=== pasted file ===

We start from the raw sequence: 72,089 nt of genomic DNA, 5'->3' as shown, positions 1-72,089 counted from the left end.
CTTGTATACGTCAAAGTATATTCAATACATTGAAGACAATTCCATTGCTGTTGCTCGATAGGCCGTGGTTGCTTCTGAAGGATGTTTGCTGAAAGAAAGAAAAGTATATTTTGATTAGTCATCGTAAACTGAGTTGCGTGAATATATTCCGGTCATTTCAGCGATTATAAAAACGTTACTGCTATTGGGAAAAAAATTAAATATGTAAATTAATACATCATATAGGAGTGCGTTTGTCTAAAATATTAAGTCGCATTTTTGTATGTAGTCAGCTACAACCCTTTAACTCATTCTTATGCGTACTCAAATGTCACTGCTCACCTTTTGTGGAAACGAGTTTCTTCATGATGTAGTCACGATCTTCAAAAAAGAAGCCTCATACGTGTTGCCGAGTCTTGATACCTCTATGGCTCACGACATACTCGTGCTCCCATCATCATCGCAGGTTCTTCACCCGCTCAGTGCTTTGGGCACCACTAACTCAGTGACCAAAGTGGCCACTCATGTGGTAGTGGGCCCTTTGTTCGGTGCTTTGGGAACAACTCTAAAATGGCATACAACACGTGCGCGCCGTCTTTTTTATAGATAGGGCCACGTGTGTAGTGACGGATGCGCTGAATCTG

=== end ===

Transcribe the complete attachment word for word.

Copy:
We start from the raw sequence: 72,089 nt of genomic DNA, 5'->3' as shown, positions 1-72,089 counted from the left end.
CTTGTATACGTCAAAGTATATTCAATACATTGAAGACAATTCCATTGCTGTTGCTCGATAGGCCGTGGTTGCTTCTGAAGGATGTTTGCTGAAAGAAAGAAAAGTATATTTTGATTAGTCATCGTAAACTGAGTTGCGTGAATATATTCCGGTCATTTCAGCGATTATAAAAACGTTACTGCTATTGGGAAAAAAATTAAATATGTAAATTAATACATCATATAGGAGTGCGTTTGTCTAAAATATTAAGTCGCATTTTTGTATGTAGTCAGCTACAACCCTTTAACTCATTCTTATGCGTACTCAAATGTCACTGCTCACCTTTTGTGGAAACGAGTTTCTTCATGATGTAGTCACGATCTTCAAAAAAGAAGCCTCATACGTGTTGCCGAGTCTTGATACCTCTATGGCTCACGACATACTCGTGCTCCCATCATCATCGCAGGTTCTTCACCCGCTCAGTGCTTTGGGCACCACTAACTCAGTGACCAAAGTGGCCACTCATGTGGTAGTGGGCCCTTTGTTCGGTGCTTTGGGAACAACTCTAAAATGGCATACAACACGTGCGCGCCGTCTTTTTTATAGATAGGGCCACGTGTGTAGTGACGGATGCGCTGAATCTG